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College Debt: How America Is Trapped In Its System

Every year, education costs rise and make it even more difficult for students to pursue a degree. In an attempt to help students of all economic backgrounds, colleges and universities have established a system of student loans. These loans allow students to go to school with the money they borrow and payback with interest. According to Federal Student Aid, this borrowed money can come from private sources, the federal government, or other organizations which have given students opportunities to ask for a loan. An option, however, is not the case in this system, as many students across the US are stuck in lifelong debt.

Why do students still apply for loans today if this system isn't beneficial? The short answer is that students don't have any other options when trying to further their education in college, but the root of the problem is much more profound. First-generation students, or students that haven't had parents go through the college system, do not have resources when trying to understand how their college fees will be paid. High schools, similarly, provide inadequate information (if any at all) when understanding financial aid opportunities, and loans are some of the first options offered to students. With this lack of knowledge, students cannot know the terms and conditions of the loans they are applying for and the long-term effect of these debt commitments. Students jump into loan contracts with an unknown ability to pay back the borrowed costs to achieve their dreams.

Sallie Mae, a price student-lending corporation, plays a massive role in the college debt crisis. According to an NPR article on the topic by Eric Westervelt, this corporation was initially created as a government-affiliated corporation to help create a demand for the student debt the federal government was issuing. However, through Sallie Mae's privatization, the goal of assisting students was forgotten. In the discussion on NPR, Eric highlights that "in the three years 2010 to 2013, when students began to shoulder more and more debt, Sallie Mae's profits were $3.5 billion". Thus, as students' debt rises, Sallie Mae and other private organizations benefit immensely from the loaning process. The initial intention of financial aid was to help students. Still, as private organizations change their focus towards collecting money, they use students' higher education goals to benefit a high profit.

The continued rise in student debt, and rise in college costs, significantly affects students today as they are becoming lost in enormous funds. According to data from the Federal Reserve, CollegeBoard, Federal Reserve Bank of New York, and LendingTree, about 46 million Americans have student loan debt, with nearly 1.75 trillion dollars of debt. This means that the average student loan monthly payment is around $300, which with the combined minimum wage in America at $7.25 per hour, it becomes impossible to pay off these costs. Many systems work against students to lock them in loans that are exceptionally difficult to pay off and often lead students into debt bondage.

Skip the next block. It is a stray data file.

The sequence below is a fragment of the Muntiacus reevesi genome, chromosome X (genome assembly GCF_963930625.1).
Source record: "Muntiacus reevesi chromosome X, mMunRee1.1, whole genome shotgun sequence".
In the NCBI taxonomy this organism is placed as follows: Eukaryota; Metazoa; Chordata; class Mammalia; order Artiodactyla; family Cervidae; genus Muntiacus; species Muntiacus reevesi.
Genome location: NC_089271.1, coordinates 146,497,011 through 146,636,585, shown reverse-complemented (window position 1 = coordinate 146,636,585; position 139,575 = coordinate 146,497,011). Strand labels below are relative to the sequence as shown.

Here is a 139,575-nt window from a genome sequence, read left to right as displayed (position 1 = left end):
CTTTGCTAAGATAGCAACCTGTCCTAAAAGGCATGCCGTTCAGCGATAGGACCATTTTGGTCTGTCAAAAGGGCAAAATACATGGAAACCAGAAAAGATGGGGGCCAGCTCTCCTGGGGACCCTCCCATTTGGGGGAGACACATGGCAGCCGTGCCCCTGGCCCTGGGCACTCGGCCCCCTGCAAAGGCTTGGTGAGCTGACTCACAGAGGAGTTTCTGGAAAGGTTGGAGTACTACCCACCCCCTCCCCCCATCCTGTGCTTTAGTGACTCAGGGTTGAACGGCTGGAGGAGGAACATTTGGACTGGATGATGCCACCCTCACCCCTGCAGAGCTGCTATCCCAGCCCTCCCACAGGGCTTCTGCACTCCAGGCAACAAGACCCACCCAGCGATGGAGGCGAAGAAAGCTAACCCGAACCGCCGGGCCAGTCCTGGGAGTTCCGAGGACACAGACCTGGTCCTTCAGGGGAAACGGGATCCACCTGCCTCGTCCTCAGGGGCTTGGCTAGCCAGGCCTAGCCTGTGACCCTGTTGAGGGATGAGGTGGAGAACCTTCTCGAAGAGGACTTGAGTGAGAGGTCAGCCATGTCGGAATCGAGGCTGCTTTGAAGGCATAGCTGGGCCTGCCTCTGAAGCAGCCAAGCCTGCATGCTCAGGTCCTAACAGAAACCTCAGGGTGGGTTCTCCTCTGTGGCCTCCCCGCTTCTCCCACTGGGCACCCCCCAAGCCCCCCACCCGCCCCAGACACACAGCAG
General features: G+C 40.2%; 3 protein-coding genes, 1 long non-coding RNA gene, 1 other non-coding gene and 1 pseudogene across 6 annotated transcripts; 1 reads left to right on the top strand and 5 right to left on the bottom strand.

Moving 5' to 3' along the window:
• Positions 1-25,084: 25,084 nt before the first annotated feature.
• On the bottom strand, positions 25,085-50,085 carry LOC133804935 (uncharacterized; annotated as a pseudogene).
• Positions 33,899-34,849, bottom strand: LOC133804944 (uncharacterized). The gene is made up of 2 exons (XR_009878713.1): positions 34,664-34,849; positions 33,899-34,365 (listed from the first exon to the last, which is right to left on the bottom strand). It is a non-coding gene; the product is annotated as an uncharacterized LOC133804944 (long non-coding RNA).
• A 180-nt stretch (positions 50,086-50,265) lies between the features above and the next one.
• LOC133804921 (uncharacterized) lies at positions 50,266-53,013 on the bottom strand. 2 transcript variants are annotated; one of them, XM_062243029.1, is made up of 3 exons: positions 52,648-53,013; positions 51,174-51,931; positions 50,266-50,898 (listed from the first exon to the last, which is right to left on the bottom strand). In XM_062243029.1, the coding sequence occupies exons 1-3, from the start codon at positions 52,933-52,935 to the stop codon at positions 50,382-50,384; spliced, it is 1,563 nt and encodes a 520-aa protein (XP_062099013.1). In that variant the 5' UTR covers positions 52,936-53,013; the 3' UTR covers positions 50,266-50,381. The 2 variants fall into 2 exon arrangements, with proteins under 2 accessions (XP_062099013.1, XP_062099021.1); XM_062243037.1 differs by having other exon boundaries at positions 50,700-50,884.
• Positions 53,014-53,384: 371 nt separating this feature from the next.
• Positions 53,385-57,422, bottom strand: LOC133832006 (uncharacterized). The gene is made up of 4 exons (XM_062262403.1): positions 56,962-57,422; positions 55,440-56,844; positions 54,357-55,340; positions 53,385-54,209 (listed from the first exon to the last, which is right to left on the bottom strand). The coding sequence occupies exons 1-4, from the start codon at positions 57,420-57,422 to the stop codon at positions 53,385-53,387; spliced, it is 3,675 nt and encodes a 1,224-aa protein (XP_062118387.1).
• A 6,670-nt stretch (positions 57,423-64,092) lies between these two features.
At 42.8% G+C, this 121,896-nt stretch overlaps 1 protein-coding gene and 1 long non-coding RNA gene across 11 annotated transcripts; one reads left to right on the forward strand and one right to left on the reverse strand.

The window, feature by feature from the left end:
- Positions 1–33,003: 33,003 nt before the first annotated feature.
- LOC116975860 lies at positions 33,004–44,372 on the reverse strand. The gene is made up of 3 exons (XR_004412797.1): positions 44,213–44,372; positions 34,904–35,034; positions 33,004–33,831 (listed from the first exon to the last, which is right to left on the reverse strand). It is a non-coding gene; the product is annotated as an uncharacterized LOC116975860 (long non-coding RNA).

Thus, students around the US are caught in lifelong college debt, which prevents them from achieving the dreams they paid for in school. College debt is silent but detrimental, as many are still unknowingly walking into its embrace through the cruel intentions of private organizations. Although college loans may be a student's only option when attending college, it is essential to learn the type of loan one agrees to pay. Please read the entire long-term plan, and ensure it is worthwhile to you, your education, and most importantly, your future.

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Tags: #education #college #debt #studentloans

1 comment

1 month, 3 weeks ago by shavez00

The college system has become the 21st century version of indentured servitude (at best) and slavery at worst. People are being given thousands of dollars and a legally binding commitment to pay it back, to attend a system which has no vested interest in them acquiring the skills necessary to be able to pay off that debt. They then spend the next decade or the rest of their life struggling through life working to pay back that debt. Not working to improve their life, or acquire assets for their family, but working for the bank that lent them the money. And the bank lends them the money because the loans are guaranteed by the federal government. It's a zero risk loan. It's become a self perpetuating system as parents with debt then have kids that get more debt. Companies require college degrees, not because you acquire a skill you need for that job, but because every applicant has one. So if you don't have a degree, you don't even get in the door. Indentured servitude is a form of labor in which a person is contracted to work without salary for a specific number of years. While you get a salary for you work after college, a percentage of that goes to pay off your college loan (sometimes a very large percentage) and these payments go on for decades or for a lifetime. To get a degree, which gave you nothing, other than the ability to get an interview. Next time you meet a college grad, ask them what they got their degree in, then ask what they do for work. Then realize you're talking to a slave to the system.

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